Did Buddha’s teachings survive and thrive because he was more attractive or charismatic than most, or because he was a great teacher and a tireless advocate of the poor? Or— and here’s the core question Dean Radin, advisor to the Galileo Commission, will explore in detail— was it because he was an enlightened being with profound insights into the nature of Reality, and because he possessed supernormal abilities? We might ask the same questions about Jesus, Moses, Mohammed, Milarepa, or a host of other historically prominent figures associated with special illumination, wisdom, or grace. Did these people just sport great tans and know how to work a crowd, or did they understand something genuinely deep about the human condition, about consciousness, and about our capacities, that are not yet within the purview of science?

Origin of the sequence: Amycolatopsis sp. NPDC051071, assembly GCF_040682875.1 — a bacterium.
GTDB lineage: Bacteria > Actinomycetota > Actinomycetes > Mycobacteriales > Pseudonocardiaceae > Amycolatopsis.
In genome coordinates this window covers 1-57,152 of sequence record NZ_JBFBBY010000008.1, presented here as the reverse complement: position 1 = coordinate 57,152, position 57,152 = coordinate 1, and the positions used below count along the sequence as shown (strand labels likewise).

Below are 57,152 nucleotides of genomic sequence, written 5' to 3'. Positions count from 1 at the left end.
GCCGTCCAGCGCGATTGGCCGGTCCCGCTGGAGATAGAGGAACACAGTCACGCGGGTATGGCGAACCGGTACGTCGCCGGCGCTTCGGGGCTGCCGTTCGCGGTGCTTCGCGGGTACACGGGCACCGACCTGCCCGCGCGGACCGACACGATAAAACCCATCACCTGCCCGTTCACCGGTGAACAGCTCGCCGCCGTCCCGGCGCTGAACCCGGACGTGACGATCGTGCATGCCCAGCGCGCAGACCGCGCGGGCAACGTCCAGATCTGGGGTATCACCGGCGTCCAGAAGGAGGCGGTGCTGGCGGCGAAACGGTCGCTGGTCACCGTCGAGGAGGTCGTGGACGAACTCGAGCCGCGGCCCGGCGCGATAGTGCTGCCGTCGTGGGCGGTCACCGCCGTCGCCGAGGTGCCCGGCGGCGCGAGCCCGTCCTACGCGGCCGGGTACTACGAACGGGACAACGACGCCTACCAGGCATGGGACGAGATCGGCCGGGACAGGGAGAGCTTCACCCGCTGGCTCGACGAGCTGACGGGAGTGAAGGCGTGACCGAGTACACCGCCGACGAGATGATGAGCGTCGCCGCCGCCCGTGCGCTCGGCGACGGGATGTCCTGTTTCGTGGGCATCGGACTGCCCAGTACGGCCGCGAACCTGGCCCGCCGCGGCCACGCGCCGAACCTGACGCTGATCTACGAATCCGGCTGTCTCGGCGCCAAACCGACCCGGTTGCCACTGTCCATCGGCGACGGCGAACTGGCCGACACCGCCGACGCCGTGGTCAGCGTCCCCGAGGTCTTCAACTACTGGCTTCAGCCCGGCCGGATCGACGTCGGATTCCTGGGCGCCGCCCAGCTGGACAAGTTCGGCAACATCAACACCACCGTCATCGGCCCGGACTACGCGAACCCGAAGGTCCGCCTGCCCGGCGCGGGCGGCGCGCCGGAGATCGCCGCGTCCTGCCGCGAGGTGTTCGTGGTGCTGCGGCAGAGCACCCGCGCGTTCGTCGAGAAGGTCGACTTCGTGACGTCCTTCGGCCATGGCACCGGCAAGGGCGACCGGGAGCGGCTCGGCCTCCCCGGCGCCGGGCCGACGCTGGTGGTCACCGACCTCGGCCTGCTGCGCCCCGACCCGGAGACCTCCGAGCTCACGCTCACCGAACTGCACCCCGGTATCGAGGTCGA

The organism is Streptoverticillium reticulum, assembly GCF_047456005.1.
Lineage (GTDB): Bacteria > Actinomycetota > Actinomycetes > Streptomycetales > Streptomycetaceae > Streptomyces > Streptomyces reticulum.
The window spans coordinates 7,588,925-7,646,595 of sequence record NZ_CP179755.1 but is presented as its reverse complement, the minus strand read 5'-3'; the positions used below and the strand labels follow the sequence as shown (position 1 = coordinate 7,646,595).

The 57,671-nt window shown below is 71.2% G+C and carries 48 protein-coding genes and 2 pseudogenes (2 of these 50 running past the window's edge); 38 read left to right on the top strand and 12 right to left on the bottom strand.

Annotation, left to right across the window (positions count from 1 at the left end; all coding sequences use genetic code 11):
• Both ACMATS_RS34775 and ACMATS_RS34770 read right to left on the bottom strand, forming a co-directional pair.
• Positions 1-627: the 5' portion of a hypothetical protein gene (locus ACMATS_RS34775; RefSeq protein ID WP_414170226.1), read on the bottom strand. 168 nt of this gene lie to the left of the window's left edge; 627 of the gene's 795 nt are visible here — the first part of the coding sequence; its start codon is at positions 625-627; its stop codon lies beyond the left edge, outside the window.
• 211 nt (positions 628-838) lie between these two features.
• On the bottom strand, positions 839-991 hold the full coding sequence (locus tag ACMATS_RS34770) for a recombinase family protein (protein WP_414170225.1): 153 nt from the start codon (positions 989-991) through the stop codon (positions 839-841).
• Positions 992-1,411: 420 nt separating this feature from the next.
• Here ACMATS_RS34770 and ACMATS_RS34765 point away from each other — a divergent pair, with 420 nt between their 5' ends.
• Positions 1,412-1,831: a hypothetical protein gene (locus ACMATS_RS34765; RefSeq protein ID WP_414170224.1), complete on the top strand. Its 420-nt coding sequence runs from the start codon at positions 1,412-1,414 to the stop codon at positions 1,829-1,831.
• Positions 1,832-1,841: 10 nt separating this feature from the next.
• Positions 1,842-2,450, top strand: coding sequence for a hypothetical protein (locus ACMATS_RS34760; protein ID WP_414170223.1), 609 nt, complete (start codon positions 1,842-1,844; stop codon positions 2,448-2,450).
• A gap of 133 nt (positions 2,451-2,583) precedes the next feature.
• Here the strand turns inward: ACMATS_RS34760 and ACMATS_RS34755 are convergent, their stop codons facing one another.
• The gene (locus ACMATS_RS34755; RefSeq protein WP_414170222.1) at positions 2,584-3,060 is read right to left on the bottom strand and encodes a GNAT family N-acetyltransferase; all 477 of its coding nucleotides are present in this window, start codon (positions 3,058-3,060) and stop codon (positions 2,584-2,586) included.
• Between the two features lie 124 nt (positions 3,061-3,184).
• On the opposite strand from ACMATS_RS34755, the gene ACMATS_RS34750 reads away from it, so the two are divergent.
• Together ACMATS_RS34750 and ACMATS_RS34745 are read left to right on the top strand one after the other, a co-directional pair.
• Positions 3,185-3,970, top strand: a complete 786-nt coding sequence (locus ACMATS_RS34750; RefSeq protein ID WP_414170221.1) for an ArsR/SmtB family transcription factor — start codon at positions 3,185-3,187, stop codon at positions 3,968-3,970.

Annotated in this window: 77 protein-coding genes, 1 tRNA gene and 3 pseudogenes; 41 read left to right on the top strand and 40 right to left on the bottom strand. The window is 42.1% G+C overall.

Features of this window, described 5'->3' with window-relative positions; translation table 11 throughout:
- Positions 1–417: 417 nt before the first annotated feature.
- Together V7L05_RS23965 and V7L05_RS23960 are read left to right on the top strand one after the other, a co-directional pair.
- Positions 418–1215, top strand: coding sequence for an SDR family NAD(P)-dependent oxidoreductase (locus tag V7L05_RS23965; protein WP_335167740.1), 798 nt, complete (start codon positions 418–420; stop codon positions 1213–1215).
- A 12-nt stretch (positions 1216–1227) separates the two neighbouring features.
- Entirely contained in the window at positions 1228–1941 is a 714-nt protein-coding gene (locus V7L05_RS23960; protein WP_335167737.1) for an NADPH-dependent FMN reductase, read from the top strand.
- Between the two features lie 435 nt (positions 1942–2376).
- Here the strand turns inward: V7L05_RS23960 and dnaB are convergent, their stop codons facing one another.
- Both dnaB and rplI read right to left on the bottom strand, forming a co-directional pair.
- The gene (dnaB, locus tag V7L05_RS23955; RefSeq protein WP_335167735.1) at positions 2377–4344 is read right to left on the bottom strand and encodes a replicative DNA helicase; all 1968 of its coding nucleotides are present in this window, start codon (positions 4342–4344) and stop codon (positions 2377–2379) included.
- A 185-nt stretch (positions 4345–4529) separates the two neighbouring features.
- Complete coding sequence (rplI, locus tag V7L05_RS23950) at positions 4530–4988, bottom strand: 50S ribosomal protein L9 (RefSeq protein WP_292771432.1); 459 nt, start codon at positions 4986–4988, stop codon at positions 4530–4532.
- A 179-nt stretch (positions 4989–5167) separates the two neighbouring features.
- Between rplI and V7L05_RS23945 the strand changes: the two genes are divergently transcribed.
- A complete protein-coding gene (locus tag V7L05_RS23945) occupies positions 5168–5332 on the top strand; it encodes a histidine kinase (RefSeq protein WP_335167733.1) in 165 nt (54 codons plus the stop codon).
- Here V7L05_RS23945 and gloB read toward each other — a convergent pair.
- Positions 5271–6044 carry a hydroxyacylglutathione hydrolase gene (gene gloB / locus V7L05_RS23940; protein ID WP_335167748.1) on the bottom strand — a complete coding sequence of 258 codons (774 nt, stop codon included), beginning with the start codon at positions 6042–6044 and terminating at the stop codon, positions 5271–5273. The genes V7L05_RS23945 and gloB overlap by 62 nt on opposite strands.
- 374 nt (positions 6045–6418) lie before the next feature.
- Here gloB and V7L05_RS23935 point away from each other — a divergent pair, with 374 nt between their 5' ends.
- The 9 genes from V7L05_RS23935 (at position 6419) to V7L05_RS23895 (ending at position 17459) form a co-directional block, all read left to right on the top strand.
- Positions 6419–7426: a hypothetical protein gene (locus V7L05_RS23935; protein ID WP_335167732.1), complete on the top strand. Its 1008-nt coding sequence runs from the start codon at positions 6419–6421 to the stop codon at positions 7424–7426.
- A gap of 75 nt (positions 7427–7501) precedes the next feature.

Asking such questions about revered religious icons is asking for trouble, so we may consider a more contemporary figure. The Dalai Lama regularly hosts discussions between scientists and Buddhist scholars as part of an ongoing series of dialogs sponsored by the Mind and Life Institute. Do the scientists who compete for a coveted slot at one of those celebrated meetings secretly believe that the Dalai Lama is a backwards country bumpkin, and they’re just humoring him long enough to get their photo taken with a famous Nobel Laureate so they can post it on their Facebook page? Or does the Dalai Lama know something that science ignores publicly but is fascinated by privately?
This presentation will offer answers to these questions based not on opinion, but on analysis of decades of experimental data collected in dozens of laboratories around the world, and regularly published in scientific journals.